… in conversation with Bill Kable

In the Quarterly Essay Moment of Truth: History and Australia’s Future Professor Mark McKenna presents a significant contribution to the general debate and he is our respected guest in today’s program. At a time when Australians are searching for their national identity on Anzac Day and there is talk of a Republic once again Professor McKenna asks why has a dispute arisen regarding Australia Day?

Listen Now (mp3)

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Thursday
Mar222018

SHINE for Kids

With special guest:

  • Dennis van Someren
    … in conversation with Bill Kable

Dennis van Someren is getting the word out that we have a crisis in the community, a crisis involving some of our most vulnerable children that impacts on all of us.

Governments have responded to concerns about crime rates by building more jails with there being nearly 40,000 inmates in overcrowded jails around the country. This is up from 21,000 inmates only 10 years ago. At a cost of $292 per inmate per day the numbers are frightening. But when you consider that these inmates have in the order of 60,000 children and that the children of prisoners are 6 times more likely to end up in prison themselves you can see the problem.

Dennis van Someren decided some 9 years ago that he could no longer stand by and watch the situation worsen. He realised that he had something special to offer to the children with a parent or both parents in jail after hearing by chance a radio interview with a representative from SHINE for Kids. Dennis offered his services and was welcomed by the charity that has operations in NSW, Queensland, the ACT and Victoria.

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Thursday
Aug172017

Didge Group Connection to Culture

With special guest:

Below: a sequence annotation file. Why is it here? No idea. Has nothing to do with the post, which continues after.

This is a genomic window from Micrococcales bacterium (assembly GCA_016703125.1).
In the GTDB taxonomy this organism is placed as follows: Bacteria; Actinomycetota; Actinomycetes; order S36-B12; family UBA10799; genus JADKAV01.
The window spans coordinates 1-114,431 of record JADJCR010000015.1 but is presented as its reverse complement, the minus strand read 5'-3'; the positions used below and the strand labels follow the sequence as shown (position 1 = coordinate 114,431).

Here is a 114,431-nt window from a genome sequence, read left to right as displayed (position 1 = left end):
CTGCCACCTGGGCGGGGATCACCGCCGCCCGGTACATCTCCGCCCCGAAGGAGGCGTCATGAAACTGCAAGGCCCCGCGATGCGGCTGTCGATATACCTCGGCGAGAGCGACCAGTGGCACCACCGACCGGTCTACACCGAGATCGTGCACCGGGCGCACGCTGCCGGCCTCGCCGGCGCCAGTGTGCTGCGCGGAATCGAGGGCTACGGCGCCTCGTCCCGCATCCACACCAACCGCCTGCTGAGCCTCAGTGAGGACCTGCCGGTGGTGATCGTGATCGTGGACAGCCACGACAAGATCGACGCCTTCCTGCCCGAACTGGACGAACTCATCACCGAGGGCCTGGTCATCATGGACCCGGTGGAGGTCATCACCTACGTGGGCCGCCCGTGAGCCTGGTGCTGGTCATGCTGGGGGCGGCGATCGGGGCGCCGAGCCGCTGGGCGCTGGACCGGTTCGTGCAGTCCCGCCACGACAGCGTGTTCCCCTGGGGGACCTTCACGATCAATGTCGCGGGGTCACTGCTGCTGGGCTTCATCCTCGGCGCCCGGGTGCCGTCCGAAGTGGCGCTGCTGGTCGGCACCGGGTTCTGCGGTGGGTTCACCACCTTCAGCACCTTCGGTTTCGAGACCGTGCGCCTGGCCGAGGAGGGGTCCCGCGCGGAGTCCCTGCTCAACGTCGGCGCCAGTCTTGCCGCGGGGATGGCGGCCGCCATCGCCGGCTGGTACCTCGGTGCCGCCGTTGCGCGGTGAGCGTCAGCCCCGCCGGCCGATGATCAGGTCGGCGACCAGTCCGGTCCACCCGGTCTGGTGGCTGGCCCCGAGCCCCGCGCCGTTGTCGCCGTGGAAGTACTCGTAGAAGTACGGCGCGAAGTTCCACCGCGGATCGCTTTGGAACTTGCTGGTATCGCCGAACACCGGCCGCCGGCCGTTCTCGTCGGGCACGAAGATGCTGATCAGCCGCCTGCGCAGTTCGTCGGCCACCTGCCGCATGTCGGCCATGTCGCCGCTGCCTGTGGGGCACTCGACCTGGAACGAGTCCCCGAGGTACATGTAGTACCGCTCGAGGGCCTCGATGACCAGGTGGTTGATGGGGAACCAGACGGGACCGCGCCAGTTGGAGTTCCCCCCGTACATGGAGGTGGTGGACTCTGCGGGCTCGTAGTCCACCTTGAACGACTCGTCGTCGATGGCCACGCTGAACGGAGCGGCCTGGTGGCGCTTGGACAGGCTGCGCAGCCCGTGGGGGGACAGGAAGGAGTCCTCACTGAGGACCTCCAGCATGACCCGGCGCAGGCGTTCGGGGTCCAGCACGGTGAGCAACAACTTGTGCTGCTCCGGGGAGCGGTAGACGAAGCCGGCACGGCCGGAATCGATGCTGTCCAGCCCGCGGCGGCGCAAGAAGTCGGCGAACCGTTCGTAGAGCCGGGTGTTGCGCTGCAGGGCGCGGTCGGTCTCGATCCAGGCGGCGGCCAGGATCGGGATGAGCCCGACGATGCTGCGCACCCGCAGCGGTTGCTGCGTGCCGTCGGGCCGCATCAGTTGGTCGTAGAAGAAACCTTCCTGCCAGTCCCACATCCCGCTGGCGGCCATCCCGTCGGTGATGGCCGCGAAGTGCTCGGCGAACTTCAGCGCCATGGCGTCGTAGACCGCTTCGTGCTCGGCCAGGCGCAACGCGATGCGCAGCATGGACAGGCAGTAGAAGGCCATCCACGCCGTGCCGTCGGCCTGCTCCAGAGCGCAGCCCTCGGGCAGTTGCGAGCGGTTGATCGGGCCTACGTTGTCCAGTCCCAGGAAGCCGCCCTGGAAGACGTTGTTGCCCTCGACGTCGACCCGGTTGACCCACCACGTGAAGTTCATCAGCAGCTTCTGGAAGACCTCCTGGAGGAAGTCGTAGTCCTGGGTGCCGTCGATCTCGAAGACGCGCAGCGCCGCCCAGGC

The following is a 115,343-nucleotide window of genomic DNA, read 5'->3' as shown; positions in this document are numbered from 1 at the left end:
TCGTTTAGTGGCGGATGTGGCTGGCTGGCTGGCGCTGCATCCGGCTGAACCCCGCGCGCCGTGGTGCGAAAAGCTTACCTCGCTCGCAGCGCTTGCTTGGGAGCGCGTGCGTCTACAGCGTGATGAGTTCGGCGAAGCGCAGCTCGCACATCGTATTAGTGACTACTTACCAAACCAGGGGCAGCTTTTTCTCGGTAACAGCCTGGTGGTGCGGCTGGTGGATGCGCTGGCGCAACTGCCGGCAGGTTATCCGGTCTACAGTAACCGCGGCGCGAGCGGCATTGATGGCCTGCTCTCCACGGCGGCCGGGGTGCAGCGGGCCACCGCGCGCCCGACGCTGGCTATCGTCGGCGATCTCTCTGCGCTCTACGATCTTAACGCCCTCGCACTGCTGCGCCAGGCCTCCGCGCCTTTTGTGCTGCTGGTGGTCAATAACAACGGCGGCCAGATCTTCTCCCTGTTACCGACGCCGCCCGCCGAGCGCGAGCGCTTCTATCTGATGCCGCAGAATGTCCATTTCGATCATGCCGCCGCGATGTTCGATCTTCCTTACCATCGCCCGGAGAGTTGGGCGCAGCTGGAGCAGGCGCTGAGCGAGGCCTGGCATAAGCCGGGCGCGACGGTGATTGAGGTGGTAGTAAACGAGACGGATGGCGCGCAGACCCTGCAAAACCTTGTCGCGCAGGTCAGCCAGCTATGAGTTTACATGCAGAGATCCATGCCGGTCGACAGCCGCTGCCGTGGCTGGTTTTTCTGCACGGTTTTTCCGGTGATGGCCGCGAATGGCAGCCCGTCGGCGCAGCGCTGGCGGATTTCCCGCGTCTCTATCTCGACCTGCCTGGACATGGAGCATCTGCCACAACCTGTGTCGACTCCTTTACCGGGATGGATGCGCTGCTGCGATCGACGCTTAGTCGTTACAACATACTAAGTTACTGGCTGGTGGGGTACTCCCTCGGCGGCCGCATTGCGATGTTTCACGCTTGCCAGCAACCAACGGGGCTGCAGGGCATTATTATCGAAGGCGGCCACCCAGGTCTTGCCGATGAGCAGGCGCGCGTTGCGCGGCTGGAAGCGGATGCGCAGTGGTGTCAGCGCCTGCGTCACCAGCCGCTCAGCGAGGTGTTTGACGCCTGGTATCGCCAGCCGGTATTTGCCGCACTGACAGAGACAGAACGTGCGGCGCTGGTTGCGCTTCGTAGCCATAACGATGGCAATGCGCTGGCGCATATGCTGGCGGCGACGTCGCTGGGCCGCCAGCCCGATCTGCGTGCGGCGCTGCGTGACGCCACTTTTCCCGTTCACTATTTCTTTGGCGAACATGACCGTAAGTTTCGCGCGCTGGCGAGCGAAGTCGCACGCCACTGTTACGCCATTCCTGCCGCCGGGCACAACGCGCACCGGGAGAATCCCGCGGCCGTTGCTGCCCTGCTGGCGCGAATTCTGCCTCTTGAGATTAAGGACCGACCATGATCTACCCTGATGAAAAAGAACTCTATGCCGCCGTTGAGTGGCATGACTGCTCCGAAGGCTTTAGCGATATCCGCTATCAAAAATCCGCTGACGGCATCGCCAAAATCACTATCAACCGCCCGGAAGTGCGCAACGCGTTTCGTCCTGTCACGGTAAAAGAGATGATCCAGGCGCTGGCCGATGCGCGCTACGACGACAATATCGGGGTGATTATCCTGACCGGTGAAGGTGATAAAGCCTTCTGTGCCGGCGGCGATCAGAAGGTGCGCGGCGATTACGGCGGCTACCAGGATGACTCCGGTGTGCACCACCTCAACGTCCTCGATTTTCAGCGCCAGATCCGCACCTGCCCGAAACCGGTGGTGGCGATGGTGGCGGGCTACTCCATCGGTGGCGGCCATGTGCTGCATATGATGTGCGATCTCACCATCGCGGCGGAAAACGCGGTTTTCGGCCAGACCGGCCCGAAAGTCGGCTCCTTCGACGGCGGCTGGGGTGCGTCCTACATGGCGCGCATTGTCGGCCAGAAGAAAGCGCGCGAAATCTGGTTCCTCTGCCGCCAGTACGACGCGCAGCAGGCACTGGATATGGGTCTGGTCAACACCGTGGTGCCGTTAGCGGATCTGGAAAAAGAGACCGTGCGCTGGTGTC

• Stuart McMinn

Stuart McMinn is working in a program that draws on tens of thousands of years of culture to benefit our youth, in particular our young Indigenous men.

Following on from the vision of local Indigenous man, Uncle Bob Williams from the Mingaletta Aboriginal & Torres Strait Islanders Corporation, Interrelate Central Coast supported the establishment of the Young Boys Didgeridoo and Cultural Group, ‘Didge’, in mid-2011. This new group offered cultural and other supports which had an immediate and significant impact.

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Thursday
May252017

How You Can STOP MALE SUICIDE in 7 simple steps

With special guest:

  • Glen Poole

Step one if we are going to stop male suicide is to know the facts. This is when it hits home just how appalling the current situation is in Australia and around the world. Eight people a day die by suicide in Australia and six of them are men and boys.

Our guest today is Glen Poole who presented at the National Men’s Health Gatherings in Brisbane (2013) and the Central Coast of NSW (2015) before travelling around Australia presenting seminars and finding out first-hand what is driving men and boys to this level of despair.

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Thursday
Dec292016

Still a Pygmy

With special guest:

  • Isaac Bacirongo

When you are born and raised in Australia you know little about life as a refugee despite it being a frequent topic for conversation and opinion. Most of us have never spoken to a refugee.

Our guest today is Isaac Bacirongo who arrived in Sydney in 2003 with his wife and ten children as refugees after surviving the effects of Rwanda’s civil war in his own country, Congo.